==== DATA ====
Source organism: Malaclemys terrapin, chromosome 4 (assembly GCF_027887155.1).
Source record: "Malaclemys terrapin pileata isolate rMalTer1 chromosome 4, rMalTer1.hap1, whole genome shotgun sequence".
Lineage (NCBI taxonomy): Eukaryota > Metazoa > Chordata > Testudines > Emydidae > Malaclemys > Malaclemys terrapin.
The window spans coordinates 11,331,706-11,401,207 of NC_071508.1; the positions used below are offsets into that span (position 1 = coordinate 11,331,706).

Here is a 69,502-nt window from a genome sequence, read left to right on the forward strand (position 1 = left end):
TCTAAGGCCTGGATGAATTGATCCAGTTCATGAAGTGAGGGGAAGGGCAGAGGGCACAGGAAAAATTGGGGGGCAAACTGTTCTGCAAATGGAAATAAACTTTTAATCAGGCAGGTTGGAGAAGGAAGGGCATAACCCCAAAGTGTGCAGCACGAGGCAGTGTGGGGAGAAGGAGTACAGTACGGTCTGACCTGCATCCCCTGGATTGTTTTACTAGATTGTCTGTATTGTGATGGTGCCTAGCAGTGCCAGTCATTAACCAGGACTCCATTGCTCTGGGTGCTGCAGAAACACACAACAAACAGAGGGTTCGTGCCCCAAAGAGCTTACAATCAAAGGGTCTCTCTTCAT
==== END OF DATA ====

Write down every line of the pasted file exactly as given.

Source organism: Malaclemys terrapin, chromosome 4 (assembly GCF_027887155.1).
Source record: "Malaclemys terrapin pileata isolate rMalTer1 chromosome 4, rMalTer1.hap1, whole genome shotgun sequence".
Lineage (NCBI taxonomy): Eukaryota > Metazoa > Chordata > Testudines > Emydidae > Malaclemys > Malaclemys terrapin.
The window spans coordinates 11,331,706-11,401,207 of NC_071508.1; the positions used below are offsets into that span (position 1 = coordinate 11,331,706).

Here is a 69,502-nt window from a genome sequence, read left to right on the forward strand (position 1 = left end):
TCTAAGGCCTGGATGAATTGATCCAGTTCATGAAGTGAGGGGAAGGGCAGAGGGCACAGGAAAAATTGGGGGGCAAACTGTTCTGCAAATGGAAATAAACTTTTAATCAGGCAGGTTGGAGAAGGAAGGGCATAACCCCAAAGTGTGCAGCACGAGGCAGTGTGGGGAGAAGGAGTACAGTACGGTCTGACCTGCATCCCCTGGATTGTTTTACTAGATTGTCTGTATTGTGATGGTGCCTAGCAGTGCCAGTCATTAACCAGGACTCCATTGCTCTGGGTGCTGCAGAAACACACAACAAACAGAGGGTTCGTGCCCCAAAGAGCTTACAATCAAAGGGTCTCTCTTCAT